He seems to be everywhere, stalking you, watching your every move – and now, a Georgia Judge has stepped up to put a stop to it!
No, I am not talking about some creepy “peeping Tom,” but that Holiday imp who will be making his appearance in homes everywhere this Holiday Season – the ubiquitous “Elf on the Shelf.
He may still know when you are sleeping and when you are awake, but Good Ol’ Saint Nick may have fewer eyes in homes this Christmas season after a Georgia judge — jokingly — banned the Elf on the Shelf.
Cobb County Superior Court Chief Judge Robert Leonard posted a mock order on Twitter banishing these elves.
“Tired of living in Elf on the Shelf tyranny? Not looking forward to the Elf forgetting to move and causing your kids emotional distress? I am a public servant and will take the heat for you. My gift to tired parents,” Leonard tweeted.
According to the holiday tradition, the elves hide in homes for weeks before Christmas and report back to Santa on who’s been naughty and nice. The elf dolls are supposed to move to a different location each night.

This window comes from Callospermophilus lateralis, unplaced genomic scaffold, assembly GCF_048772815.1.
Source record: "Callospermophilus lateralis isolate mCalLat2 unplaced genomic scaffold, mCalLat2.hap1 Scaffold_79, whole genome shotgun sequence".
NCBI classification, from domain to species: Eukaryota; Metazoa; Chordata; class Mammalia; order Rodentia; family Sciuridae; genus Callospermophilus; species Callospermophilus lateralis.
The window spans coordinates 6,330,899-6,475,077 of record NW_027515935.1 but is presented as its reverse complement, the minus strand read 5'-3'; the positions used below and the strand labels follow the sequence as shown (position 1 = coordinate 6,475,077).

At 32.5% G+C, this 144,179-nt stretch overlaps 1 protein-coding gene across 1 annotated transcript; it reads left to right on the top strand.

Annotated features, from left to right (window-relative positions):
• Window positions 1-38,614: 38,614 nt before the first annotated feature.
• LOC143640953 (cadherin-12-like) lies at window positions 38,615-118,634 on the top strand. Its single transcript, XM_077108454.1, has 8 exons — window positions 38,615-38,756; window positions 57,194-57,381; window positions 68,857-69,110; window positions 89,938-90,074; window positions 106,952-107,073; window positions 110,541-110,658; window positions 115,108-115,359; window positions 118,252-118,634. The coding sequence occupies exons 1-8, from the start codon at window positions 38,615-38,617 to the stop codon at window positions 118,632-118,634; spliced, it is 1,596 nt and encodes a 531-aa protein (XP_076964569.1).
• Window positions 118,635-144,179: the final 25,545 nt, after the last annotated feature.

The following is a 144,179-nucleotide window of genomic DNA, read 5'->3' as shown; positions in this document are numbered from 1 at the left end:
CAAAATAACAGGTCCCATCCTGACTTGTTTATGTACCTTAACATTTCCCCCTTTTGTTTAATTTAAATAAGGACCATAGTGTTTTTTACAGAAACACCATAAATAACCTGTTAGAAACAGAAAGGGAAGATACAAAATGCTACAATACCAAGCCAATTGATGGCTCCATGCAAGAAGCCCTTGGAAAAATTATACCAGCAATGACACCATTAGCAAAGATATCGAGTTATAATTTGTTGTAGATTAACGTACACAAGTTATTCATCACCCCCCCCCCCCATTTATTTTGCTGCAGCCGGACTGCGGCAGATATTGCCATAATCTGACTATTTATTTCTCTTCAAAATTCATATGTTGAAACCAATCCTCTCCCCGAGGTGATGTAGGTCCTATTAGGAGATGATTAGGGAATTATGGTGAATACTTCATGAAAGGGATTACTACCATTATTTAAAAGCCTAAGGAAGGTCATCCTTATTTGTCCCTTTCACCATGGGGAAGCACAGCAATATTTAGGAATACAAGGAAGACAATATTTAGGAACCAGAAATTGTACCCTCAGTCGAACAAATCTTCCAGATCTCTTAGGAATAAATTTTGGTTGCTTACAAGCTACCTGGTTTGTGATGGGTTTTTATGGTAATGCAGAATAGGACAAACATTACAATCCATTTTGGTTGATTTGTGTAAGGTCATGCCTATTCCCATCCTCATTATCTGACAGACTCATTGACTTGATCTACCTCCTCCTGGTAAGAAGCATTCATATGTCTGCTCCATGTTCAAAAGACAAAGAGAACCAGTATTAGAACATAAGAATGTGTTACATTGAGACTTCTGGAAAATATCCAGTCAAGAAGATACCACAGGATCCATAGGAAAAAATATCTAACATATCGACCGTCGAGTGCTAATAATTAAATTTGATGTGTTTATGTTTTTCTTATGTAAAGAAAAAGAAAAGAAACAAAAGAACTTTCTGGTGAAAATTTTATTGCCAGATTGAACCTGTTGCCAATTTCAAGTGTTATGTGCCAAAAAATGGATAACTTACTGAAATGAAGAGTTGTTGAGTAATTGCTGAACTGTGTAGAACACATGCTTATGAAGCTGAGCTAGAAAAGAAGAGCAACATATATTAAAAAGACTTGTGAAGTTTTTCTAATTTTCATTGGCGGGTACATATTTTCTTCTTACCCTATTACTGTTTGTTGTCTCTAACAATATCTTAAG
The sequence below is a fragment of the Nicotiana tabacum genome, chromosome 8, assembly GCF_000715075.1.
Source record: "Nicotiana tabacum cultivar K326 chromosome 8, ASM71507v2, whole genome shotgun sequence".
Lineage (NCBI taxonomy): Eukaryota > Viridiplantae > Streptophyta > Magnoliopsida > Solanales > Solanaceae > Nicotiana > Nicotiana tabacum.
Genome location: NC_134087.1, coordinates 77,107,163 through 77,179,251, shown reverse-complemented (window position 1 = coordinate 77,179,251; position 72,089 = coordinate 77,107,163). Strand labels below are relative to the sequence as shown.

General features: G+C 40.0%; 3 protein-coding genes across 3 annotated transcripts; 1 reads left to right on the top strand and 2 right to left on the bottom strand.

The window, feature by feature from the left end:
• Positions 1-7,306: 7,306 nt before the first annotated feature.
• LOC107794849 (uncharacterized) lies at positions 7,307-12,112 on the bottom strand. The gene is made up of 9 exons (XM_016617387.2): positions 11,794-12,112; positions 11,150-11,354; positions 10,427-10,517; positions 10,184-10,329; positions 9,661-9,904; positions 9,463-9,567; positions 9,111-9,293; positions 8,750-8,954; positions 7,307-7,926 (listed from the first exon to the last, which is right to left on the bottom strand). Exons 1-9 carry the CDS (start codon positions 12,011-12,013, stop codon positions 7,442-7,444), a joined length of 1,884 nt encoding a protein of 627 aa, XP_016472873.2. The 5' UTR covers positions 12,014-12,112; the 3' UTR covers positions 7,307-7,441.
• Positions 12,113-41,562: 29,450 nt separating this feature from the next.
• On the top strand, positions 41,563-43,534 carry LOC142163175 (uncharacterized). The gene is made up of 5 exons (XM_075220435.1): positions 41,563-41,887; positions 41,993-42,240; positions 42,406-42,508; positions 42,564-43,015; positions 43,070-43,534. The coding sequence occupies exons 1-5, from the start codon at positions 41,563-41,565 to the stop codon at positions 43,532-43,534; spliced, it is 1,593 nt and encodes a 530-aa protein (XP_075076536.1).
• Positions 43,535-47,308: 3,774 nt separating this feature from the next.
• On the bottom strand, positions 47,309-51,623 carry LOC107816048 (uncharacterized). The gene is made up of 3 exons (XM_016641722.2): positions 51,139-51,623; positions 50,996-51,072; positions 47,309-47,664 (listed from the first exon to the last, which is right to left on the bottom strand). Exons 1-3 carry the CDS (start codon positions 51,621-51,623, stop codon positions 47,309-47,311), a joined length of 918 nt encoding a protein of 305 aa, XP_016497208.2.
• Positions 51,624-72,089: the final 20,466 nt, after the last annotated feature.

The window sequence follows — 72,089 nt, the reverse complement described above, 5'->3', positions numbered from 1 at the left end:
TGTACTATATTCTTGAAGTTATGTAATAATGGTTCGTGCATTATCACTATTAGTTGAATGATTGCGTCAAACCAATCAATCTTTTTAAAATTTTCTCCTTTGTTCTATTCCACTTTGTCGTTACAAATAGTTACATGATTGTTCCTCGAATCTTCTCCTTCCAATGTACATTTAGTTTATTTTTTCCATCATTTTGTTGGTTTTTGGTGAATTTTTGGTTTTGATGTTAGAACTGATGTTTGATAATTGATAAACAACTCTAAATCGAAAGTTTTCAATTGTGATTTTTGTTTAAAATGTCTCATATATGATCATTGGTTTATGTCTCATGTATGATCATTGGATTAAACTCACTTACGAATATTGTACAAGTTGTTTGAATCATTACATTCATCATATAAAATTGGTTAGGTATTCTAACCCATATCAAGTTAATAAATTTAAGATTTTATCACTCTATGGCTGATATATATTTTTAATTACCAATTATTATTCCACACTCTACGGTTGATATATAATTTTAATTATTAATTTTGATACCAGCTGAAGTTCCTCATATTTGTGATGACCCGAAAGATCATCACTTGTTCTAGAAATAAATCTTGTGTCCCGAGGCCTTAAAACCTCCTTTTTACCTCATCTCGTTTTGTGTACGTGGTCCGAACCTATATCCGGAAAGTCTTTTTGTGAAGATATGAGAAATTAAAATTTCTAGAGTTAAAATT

“Inexplicably, Elves sometimes move and don’t move overnight. When those Elves do not move, it leaves our children of tender years in states of extreme emotional distress,” Leonard wrote in his order.
He recalled a “horrific incident” in his own home when “three children were sent to school in tears, with one child being labeled an ‘Elf Murderer’ and accused of making the elf ‘lose his magic.’”
Given the risks of such emotional damage — and supply chain issues caused by the COVID-19 pandemic — the judge wrote that he had no choice but to banish the elves from Cobb County.
He did make an allowance for parents who don’t feel overwhelmed by the “Elf on the Shelf tyranny,” writing in his tweet: “If you love your Elf, keep your Elf. No contempts.”
The Elf on the Shelf phenomenon was started with an idea by Chanda Bell in 2005. Bell, her mother Carol Aebersold, and her twin sister Christa Pitts are the trio behind the wildly successful “The Elf on the Shelf: A Christmas Tradition” storybook.
The book comes with a pixie elf doll, whose job is to keep an eye on the children in the house and report back to Santa every night for his naughty or nice list.
Since its launch in 2005, more than 11 million copies of the book have been sold. Or the way Bell sees it, more than 11 million scout elves have been adopted by families around the world.
None of the authors have commented on the Cobb County “ban.”